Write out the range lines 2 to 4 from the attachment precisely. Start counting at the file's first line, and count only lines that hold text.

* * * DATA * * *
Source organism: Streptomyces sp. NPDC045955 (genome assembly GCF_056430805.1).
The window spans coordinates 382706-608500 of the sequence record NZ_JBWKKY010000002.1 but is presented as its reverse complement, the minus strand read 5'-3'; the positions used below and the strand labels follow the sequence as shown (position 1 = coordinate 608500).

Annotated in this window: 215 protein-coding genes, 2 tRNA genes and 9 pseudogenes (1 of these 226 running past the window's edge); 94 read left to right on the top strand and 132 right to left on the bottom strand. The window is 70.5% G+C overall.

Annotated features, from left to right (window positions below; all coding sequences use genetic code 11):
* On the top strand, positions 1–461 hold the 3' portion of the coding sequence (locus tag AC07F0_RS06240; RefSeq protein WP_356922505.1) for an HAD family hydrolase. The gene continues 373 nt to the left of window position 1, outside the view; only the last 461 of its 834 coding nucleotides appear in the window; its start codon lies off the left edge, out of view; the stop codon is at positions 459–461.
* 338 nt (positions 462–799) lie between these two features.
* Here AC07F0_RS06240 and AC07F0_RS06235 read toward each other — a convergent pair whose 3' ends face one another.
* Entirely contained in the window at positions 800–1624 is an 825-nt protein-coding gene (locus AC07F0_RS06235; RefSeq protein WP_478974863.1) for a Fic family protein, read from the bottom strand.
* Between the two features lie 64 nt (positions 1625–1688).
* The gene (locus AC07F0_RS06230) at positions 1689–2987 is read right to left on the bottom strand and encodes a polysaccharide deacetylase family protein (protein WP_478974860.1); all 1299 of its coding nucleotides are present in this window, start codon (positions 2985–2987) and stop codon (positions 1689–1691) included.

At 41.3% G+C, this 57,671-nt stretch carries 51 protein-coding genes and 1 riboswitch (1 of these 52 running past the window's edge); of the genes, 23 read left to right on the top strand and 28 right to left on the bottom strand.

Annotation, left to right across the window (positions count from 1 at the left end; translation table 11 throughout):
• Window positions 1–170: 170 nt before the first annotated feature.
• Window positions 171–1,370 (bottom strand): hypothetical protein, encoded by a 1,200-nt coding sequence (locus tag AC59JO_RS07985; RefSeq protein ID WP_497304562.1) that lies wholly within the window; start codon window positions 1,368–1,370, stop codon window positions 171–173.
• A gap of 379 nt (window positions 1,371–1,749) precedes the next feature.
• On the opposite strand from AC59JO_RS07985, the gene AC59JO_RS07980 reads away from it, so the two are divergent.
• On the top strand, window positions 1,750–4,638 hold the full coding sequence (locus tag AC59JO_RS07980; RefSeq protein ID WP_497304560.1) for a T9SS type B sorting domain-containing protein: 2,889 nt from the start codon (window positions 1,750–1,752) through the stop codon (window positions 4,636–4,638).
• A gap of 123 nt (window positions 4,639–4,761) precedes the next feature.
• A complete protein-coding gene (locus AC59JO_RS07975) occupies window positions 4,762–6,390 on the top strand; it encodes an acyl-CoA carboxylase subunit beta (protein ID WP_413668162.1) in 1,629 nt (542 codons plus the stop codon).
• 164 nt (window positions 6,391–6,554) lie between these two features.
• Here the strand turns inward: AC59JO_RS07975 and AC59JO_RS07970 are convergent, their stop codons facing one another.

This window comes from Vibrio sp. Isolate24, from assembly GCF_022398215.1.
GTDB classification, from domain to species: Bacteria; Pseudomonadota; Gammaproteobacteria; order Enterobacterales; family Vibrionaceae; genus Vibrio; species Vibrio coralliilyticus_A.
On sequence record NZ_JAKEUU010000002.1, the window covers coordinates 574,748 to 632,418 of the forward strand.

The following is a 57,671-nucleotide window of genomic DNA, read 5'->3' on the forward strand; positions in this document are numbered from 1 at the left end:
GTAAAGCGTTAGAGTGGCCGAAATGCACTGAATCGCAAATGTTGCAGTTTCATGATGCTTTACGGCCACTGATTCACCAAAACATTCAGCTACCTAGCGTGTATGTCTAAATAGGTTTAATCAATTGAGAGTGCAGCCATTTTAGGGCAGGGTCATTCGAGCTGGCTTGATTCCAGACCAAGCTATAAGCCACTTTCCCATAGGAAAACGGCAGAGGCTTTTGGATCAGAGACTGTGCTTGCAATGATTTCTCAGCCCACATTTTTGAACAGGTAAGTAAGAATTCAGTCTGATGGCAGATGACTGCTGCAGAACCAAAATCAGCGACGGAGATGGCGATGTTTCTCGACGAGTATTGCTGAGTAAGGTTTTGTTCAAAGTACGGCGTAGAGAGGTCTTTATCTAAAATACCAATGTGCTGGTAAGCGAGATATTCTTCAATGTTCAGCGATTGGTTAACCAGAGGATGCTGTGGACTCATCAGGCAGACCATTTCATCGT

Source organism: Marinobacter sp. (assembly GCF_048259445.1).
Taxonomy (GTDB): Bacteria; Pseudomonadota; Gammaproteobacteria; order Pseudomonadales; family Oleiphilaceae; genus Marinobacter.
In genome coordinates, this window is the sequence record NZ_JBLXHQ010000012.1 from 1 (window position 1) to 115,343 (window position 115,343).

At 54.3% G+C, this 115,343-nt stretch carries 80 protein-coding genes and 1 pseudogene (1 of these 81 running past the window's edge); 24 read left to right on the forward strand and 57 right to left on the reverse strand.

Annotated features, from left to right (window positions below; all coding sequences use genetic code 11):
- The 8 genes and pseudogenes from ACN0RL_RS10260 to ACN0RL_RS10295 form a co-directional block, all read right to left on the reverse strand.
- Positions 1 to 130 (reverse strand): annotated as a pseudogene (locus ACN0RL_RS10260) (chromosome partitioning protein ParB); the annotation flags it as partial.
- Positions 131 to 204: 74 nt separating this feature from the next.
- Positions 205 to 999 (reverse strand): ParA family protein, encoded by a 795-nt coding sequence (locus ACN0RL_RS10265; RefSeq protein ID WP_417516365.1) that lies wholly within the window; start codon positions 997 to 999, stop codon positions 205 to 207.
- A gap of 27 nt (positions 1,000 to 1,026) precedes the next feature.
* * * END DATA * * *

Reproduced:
The window spans coordinates 382706-608500 of the sequence record NZ_JBWKKY010000002.1 but is presented as its reverse complement, the minus strand read 5'-3'; the positions used below and the strand labels follow the sequence as shown (position 1 = coordinate 608500).

Annotated in this window: 215 protein-coding genes, 2 tRNA genes and 9 pseudogenes (1 of these 226 running past the window's edge); 94 read left to right on the top strand and 132 right to left on the bottom strand. The window is 70.5% G+C overall.

Annotated features, from left to right (window positions below; all coding sequences use genetic code 11):